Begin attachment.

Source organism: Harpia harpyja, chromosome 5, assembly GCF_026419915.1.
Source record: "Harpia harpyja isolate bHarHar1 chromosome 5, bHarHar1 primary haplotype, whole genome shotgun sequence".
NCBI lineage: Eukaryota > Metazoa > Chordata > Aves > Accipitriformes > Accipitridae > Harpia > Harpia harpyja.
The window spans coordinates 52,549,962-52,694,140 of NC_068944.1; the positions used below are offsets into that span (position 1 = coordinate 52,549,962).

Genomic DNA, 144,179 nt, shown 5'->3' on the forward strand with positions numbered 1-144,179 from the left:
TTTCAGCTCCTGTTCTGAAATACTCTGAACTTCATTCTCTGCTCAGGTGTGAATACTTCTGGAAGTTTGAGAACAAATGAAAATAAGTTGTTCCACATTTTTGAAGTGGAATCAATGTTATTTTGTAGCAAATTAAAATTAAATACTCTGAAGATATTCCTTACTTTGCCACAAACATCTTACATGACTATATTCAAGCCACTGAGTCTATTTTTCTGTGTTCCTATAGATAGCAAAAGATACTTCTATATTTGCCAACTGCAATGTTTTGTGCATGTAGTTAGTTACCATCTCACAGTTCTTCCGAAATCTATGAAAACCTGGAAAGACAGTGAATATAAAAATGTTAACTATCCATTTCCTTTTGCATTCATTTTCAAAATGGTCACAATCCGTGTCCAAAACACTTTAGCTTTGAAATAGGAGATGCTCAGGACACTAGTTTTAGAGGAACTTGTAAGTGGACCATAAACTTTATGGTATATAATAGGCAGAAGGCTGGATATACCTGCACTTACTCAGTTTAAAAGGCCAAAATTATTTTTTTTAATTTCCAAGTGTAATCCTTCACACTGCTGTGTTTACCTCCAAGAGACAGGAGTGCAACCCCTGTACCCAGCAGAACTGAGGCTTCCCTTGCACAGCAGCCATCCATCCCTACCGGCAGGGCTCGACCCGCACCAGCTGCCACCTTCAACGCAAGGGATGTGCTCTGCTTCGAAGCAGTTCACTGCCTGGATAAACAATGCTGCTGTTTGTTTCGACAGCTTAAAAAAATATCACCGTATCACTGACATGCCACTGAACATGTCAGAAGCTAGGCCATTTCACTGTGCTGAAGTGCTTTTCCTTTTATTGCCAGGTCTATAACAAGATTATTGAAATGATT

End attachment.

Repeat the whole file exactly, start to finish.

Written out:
Source organism: Harpia harpyja, chromosome 5, assembly GCF_026419915.1.
Source record: "Harpia harpyja isolate bHarHar1 chromosome 5, bHarHar1 primary haplotype, whole genome shotgun sequence".
NCBI lineage: Eukaryota > Metazoa > Chordata > Aves > Accipitriformes > Accipitridae > Harpia > Harpia harpyja.
The window spans coordinates 52,549,962-52,694,140 of NC_068944.1; the positions used below are offsets into that span (position 1 = coordinate 52,549,962).

Genomic DNA, 144,179 nt, shown 5'->3' on the forward strand with positions numbered 1-144,179 from the left:
TTTCAGCTCCTGTTCTGAAATACTCTGAACTTCATTCTCTGCTCAGGTGTGAATACTTCTGGAAGTTTGAGAACAAATGAAAATAAGTTGTTCCACATTTTTGAAGTGGAATCAATGTTATTTTGTAGCAAATTAAAATTAAATACTCTGAAGATATTCCTTACTTTGCCACAAACATCTTACATGACTATATTCAAGCCACTGAGTCTATTTTTCTGTGTTCCTATAGATAGCAAAAGATACTTCTATATTTGCCAACTGCAATGTTTTGTGCATGTAGTTAGTTACCATCTCACAGTTCTTCCGAAATCTATGAAAACCTGGAAAGACAGTGAATATAAAAATGTTAACTATCCATTTCCTTTTGCATTCATTTTCAAAATGGTCACAATCCGTGTCCAAAACACTTTAGCTTTGAAATAGGAGATGCTCAGGACACTAGTTTTAGAGGAACTTGTAAGTGGACCATAAACTTTATGGTATATAATAGGCAGAAGGCTGGATATACCTGCACTTACTCAGTTTAAAAGGCCAAAATTATTTTTTTTAATTTCCAAGTGTAATCCTTCACACTGCTGTGTTTACCTCCAAGAGACAGGAGTGCAACCCCTGTACCCAGCAGAACTGAGGCTTCCCTTGCACAGCAGCCATCCATCCCTACCGGCAGGGCTCGACCCGCACCAGCTGCCACCTTCAACGCAAGGGATGTGCTCTGCTTCGAAGCAGTTCACTGCCTGGATAAACAATGCTGCTGTTTGTTTCGACAGCTTAAAAAAATATCACCGTATCACTGACATGCCACTGAACATGTCAGAAGCTAGGCCATTTCACTGTGCTGAAGTGCTTTTCCTTTTATTGCCAGGTCTATAACAAGATTATTGAAATGATT